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Innovation can bridge emissions gap

A number of reports released in recent weeks have revealed the dire health of the planet.

These reports would be at home in the horror section, as there is no happy ending for humanity – unless climate action starts becoming more relevant to the problem at hand. The ship is sinking fast but too many of the passengers seem to care more about sunbathing on the deck.

On the eve of next week’s COP24 in Katowice, the most important climate change event in years, leaders are well aware of news that global emissions are rising, and of the cataclysmic consequences of failing to meet climate targets agreed in Paris just three years ago.


“The science is clear; for all the ambitious climate action we’ve seen – governments need to move faster and with greater urgency. We’re feeding this fire while the means to extinguish it are within reach,”  said UN Environment Deputy Executive Director Joyce Msuya.


This week’s UN Environment report – showing global emissions are rising – also makes clear actions can be taken to prevent the worst outcomes but, at this point, there is little sign of the levels needed. Innovation and fiscal policies can still turn this ship around though, and shudder humanity back to a shore of relative safety, before the water flooding in takes us all down, the report says.

“When governments embrace fiscal policy measures to subsidise low-emission alternatives and tax fossil fuels, they can stimulate the right investments in the energy sector and significantly reduce carbon emissions.” said Jian Liu, UN Environment’s Chief Scientist. “Thankfully, the potential of using fiscal policy as an incentive is increasingly recognised, with 51 carbon pricing initiatives now in place or scheduled, covering roughly 15% of global emissions. If all fossil fuel subsidies were phased out, global carbon emissions could be reduced by up to 10% by 2030. Setting the right carbon price is also essential. At US $70 per ton of CO2, emission reductions of up to 40% are possible in some countries.”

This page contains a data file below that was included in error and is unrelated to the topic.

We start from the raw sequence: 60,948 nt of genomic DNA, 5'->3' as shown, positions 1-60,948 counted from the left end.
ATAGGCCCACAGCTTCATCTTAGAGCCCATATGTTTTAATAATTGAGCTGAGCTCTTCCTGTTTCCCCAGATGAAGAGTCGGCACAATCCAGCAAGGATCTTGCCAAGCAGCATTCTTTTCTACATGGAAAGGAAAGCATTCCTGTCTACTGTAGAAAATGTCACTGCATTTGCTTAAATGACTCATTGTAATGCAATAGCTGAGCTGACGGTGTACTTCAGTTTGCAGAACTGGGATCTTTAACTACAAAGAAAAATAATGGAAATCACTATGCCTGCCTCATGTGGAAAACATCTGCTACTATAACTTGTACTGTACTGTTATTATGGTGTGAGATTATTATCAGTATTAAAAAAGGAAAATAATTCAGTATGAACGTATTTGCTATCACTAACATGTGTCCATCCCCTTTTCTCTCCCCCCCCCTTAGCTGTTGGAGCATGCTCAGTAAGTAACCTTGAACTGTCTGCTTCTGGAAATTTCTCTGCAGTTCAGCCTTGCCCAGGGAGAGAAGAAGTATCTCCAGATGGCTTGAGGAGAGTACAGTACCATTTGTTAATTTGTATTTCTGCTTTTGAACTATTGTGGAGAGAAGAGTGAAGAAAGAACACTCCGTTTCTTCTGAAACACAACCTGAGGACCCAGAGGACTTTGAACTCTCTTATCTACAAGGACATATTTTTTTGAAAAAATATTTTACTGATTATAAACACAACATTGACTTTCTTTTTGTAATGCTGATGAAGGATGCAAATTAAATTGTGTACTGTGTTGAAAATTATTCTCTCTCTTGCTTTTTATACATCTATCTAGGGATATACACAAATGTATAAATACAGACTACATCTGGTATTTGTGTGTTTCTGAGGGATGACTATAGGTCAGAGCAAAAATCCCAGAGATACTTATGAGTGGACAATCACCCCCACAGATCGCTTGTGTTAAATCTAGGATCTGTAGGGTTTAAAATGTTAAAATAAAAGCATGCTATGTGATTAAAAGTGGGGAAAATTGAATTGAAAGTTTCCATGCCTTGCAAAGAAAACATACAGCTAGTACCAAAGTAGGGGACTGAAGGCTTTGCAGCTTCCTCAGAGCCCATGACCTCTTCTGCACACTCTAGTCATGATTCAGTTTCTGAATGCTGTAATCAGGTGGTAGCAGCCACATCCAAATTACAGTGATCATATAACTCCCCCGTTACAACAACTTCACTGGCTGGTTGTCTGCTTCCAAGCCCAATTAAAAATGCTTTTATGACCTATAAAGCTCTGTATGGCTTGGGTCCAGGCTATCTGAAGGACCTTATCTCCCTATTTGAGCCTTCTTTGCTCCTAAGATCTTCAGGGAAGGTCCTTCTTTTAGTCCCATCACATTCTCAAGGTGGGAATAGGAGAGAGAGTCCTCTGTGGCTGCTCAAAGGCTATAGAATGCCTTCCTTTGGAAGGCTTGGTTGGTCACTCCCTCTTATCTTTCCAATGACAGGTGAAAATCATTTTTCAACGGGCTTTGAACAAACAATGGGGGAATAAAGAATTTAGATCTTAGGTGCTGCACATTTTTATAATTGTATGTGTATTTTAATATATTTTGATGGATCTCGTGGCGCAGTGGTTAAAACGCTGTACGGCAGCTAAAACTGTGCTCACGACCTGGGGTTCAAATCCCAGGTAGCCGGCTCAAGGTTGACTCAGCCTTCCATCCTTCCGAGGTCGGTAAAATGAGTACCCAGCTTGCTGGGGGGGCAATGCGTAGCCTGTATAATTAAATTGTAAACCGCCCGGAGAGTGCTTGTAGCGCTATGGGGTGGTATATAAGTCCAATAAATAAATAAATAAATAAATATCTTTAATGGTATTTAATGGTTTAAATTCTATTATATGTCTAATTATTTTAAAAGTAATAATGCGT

Accelerating the shift to a world powered by clean power is another vital and interlinked step.


Sierra Club Global Climate Policy Director, John Coequyt said: “While Trump willfully ignores the most basic responsibility of the Presidency – to keep Americans safe – local leaders across the US are stepping up and committing to 100% clean energy in their communities. And as these recent reports have made clear, now is the time for all world leaders to also rise to this challenge and commit to a 100% clean, renewable energy economy without delay. The future of humanity depends on it.”


So it is over to world leaders to chart a different and achievable course, and COP24 next month is their next opportunity to demonstrate decision-making at the bridge of the good ship planet earth ambitious enough to avert disaster.

Our Editor-at-large, Marc Buckley will be in Katowice producing coverage and providing expert analysis of it all. A member of the Expert Network for the World Economic Forum, Marc also works with the World Food Programme, the UN Food and Agriculture Organization (FAO), and is the Germany and Austria Country Coordinator for Al Gore’s Climate Reality Project.


COP24, in Katowice, is on from 3 to 14 December. Sign up to get updates of our coverage from Poland – and get all our COP24 coverage straight to your inbox.


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Written By

Iain is a creative writer, journalist and lecturer, and formerly an editor of two international business publications. Iain is now editor of Innovators Magazine, as well as the strategic content director for OnePoint5Media.


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